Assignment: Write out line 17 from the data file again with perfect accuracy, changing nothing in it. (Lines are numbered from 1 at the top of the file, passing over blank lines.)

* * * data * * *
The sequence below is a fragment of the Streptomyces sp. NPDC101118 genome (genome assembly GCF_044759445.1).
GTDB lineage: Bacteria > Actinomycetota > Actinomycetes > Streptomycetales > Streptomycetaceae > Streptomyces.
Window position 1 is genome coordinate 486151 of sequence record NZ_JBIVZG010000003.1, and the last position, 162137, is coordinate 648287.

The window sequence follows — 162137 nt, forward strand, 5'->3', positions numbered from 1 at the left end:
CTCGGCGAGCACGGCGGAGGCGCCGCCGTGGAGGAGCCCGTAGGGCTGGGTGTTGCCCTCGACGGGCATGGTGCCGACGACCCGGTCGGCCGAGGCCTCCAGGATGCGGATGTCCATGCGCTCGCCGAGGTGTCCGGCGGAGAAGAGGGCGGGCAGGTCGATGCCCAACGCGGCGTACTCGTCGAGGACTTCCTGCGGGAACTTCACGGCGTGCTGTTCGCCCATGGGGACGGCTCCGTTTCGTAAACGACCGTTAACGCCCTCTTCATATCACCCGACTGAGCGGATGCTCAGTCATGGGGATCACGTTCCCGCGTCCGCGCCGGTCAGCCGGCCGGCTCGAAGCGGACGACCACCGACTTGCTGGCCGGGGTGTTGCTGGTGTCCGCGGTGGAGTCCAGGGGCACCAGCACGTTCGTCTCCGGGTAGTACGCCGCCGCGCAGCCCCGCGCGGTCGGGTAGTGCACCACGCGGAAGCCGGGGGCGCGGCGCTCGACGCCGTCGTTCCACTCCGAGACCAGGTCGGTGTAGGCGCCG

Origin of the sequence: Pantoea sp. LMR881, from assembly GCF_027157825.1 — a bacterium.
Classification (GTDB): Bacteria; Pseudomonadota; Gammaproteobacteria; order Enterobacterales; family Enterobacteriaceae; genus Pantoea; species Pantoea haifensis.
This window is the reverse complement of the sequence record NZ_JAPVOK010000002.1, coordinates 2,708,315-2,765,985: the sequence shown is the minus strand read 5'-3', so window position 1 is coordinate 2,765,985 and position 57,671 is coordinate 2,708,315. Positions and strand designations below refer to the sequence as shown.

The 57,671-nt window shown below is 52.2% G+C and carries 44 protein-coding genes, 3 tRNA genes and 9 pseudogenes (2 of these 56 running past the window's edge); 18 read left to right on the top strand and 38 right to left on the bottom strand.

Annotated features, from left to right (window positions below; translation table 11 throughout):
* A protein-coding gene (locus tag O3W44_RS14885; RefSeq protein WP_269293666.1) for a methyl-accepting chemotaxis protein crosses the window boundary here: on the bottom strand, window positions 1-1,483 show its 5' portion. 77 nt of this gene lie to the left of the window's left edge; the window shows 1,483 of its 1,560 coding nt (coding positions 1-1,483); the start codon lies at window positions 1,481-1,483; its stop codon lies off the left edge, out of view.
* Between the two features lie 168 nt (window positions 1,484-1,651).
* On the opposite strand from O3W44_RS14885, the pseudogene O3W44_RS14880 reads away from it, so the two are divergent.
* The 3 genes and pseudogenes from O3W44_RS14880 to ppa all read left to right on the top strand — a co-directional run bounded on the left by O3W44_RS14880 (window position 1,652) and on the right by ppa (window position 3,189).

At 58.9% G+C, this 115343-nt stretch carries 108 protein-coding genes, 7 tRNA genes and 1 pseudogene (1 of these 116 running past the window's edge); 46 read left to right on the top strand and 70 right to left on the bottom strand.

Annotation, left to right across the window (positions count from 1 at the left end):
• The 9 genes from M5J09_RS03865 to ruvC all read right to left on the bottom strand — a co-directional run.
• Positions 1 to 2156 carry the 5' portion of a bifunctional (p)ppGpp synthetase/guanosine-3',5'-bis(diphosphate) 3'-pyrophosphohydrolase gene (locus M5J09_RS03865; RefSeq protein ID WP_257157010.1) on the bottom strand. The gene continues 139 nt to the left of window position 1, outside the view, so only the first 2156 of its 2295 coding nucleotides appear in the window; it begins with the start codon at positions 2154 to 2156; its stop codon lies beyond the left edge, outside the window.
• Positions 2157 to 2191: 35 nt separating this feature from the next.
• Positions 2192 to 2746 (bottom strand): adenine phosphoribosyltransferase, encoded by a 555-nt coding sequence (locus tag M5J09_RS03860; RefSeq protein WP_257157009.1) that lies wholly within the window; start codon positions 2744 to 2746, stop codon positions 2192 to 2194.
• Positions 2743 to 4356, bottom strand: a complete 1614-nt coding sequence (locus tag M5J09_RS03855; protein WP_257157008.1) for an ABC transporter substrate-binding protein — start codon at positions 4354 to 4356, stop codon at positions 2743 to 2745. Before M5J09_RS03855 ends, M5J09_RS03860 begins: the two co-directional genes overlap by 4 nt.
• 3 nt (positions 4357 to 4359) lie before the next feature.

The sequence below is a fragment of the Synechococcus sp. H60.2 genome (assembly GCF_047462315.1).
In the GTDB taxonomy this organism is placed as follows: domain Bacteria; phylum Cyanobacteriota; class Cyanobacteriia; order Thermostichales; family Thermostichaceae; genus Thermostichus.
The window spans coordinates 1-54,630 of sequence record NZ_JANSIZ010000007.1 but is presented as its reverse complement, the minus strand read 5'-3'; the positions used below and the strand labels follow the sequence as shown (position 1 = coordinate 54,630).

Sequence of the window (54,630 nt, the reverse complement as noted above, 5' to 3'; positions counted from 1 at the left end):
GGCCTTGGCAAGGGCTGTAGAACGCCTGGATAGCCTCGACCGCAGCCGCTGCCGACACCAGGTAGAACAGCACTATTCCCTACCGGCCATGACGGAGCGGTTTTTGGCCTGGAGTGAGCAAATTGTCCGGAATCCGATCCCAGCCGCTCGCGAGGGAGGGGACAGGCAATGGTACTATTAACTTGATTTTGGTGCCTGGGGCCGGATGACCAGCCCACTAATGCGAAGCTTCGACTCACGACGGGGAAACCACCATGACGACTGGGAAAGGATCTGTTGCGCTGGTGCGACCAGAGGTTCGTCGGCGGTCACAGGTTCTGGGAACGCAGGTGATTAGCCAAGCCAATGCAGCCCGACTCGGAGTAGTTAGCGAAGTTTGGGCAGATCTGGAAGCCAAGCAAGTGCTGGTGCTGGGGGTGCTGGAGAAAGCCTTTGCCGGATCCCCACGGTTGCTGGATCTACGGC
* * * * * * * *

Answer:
• The 9 genes from M5J09_RS03865 to ruvC all read right to left on the bottom strand — a co-directional run.